Modern laser technology is extremely advanced, some lasers can create conditions as hot as the center of the sun. An array of such devices could be rigged to fire at the same time and that could produce a cylinder of light with enough power to actually twist space.

An elementary particle fired on a corkscrew-shaped path down this tunnel would wind its way into the past. Seen from outside this experiment this would have some pretty bizarre consequences (this is where the strange part comes in).

Says Dr. Mallett: "I expect that particles might just simply appear out of nowhere, even though I didn't put anything into the machine. And those would be particles that would be from experiments that I performed next week, or a year from now, in which I am sending particles back to my time.

"This is a real time machine and that means that when you turn it on today, and you leave it on, it will only act during the time you have it on. So if I turn it on today and I leave it on for a hundred years, I can then travel from a hundred year from now up to today, but I cannot travel to a time before the machine was turned on.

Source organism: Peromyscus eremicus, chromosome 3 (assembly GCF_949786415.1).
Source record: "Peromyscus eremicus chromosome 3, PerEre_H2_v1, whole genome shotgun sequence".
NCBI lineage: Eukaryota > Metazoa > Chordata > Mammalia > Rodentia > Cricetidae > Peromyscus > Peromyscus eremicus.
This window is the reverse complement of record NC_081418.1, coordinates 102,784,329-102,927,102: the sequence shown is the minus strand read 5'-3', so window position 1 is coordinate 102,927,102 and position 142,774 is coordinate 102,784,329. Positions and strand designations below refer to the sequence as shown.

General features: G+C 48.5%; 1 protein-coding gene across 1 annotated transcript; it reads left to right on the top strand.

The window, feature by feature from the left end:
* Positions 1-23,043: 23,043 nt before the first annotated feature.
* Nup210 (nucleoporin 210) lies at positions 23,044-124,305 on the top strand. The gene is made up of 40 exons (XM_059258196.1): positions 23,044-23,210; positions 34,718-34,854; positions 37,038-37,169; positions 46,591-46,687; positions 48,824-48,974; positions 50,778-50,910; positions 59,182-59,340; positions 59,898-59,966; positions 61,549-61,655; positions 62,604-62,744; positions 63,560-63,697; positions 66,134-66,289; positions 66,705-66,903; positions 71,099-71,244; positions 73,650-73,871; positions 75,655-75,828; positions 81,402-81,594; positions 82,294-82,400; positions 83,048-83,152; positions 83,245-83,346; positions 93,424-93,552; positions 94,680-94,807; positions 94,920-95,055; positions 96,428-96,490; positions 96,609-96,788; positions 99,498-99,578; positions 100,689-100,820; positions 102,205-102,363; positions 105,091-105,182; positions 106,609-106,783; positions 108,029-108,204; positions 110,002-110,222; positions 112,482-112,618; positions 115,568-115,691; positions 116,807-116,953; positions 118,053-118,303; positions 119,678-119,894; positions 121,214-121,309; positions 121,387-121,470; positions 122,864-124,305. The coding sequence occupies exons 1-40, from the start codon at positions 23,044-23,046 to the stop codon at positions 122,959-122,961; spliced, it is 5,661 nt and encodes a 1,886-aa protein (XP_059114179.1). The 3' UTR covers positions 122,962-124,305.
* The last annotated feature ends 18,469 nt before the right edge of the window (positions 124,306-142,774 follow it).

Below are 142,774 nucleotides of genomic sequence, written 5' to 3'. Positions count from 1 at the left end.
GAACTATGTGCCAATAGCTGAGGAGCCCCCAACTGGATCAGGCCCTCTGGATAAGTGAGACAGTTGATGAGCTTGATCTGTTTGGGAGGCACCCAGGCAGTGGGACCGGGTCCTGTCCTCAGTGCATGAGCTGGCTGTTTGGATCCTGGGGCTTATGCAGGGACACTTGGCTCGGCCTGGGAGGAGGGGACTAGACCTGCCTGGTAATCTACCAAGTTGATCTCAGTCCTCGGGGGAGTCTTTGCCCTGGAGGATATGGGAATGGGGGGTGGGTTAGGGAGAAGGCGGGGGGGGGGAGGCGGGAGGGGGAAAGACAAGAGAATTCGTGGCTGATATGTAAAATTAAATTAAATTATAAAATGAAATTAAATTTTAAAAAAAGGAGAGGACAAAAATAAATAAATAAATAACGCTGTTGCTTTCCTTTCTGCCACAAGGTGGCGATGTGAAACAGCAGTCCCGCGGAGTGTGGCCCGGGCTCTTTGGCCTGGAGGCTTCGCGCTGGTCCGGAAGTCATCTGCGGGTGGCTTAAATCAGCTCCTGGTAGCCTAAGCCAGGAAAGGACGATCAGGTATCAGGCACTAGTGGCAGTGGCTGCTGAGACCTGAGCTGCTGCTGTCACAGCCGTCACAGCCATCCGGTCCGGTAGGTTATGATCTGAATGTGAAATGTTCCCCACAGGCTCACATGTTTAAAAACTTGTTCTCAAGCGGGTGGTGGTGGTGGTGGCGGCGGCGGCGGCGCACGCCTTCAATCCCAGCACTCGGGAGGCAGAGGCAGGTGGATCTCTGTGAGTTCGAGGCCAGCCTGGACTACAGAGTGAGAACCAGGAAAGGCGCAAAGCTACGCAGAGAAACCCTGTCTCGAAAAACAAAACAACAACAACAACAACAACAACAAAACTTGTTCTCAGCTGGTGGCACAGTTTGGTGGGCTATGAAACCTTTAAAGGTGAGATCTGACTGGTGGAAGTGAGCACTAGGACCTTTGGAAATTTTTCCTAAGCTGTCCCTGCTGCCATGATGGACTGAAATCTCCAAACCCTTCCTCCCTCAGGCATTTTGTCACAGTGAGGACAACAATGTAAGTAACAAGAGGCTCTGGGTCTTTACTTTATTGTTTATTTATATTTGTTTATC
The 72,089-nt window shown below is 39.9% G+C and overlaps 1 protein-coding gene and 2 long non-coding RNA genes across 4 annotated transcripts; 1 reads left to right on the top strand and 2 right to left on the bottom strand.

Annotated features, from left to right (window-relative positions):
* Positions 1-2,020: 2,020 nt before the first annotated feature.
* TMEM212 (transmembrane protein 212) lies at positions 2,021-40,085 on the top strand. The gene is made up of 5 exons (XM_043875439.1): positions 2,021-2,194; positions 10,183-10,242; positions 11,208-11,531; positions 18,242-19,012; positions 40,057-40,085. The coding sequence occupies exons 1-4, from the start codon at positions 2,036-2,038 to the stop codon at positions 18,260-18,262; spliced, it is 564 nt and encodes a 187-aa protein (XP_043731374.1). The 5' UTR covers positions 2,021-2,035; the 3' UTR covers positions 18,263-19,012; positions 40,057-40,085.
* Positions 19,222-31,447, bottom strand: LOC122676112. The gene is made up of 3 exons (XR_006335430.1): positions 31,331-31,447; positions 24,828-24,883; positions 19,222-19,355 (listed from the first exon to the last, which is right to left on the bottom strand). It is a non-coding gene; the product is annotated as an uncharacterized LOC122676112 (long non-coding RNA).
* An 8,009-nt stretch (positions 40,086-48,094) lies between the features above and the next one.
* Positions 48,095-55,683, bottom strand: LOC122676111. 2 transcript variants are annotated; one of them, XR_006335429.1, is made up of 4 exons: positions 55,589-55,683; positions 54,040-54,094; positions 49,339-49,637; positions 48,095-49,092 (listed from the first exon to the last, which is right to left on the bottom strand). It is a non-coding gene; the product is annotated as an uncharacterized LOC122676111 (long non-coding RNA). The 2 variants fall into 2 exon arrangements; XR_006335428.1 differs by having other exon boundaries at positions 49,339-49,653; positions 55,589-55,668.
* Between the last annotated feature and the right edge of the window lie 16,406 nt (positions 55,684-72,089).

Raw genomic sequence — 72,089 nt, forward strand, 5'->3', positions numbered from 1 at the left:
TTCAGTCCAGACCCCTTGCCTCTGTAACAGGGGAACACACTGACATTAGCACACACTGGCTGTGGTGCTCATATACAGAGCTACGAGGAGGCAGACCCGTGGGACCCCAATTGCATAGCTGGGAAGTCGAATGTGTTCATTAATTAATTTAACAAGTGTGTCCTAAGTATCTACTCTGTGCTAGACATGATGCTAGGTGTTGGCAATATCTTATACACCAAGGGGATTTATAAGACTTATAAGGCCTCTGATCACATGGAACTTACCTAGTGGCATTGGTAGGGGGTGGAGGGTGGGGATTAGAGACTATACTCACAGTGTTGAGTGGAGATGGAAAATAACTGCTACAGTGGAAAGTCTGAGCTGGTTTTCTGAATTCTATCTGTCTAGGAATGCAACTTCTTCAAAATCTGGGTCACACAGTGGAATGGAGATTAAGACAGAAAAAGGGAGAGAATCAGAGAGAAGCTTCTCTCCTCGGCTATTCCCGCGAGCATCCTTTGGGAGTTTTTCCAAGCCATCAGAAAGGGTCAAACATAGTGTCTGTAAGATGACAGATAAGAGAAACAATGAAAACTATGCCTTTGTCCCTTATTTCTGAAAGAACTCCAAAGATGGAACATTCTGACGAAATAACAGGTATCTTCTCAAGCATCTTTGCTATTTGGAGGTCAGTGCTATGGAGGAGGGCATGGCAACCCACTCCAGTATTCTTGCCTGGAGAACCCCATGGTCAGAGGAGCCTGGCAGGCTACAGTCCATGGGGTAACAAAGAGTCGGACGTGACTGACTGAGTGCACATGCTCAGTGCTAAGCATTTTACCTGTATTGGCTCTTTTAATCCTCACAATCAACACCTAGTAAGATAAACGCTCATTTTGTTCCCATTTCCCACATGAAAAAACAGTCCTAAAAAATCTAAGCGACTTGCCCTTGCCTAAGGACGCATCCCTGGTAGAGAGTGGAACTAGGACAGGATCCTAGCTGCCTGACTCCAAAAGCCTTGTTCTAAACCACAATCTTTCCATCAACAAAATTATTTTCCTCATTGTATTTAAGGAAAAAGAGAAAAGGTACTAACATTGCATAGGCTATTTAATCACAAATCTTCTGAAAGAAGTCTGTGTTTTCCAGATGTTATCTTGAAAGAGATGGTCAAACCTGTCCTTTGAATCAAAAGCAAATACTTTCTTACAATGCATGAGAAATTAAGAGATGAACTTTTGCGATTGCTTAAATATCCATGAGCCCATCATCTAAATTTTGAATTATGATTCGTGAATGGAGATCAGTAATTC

"So, it's conceivable that the moment the machine is turned on that you might immediately start receiving messages from the future.


"If a machine can be created that would be stable enough to keep twisting time for a century or more it could become, in effect, a phone line through time. Anyone with future access to the machine could send messages back which begin to be recovered the moment it is turned on."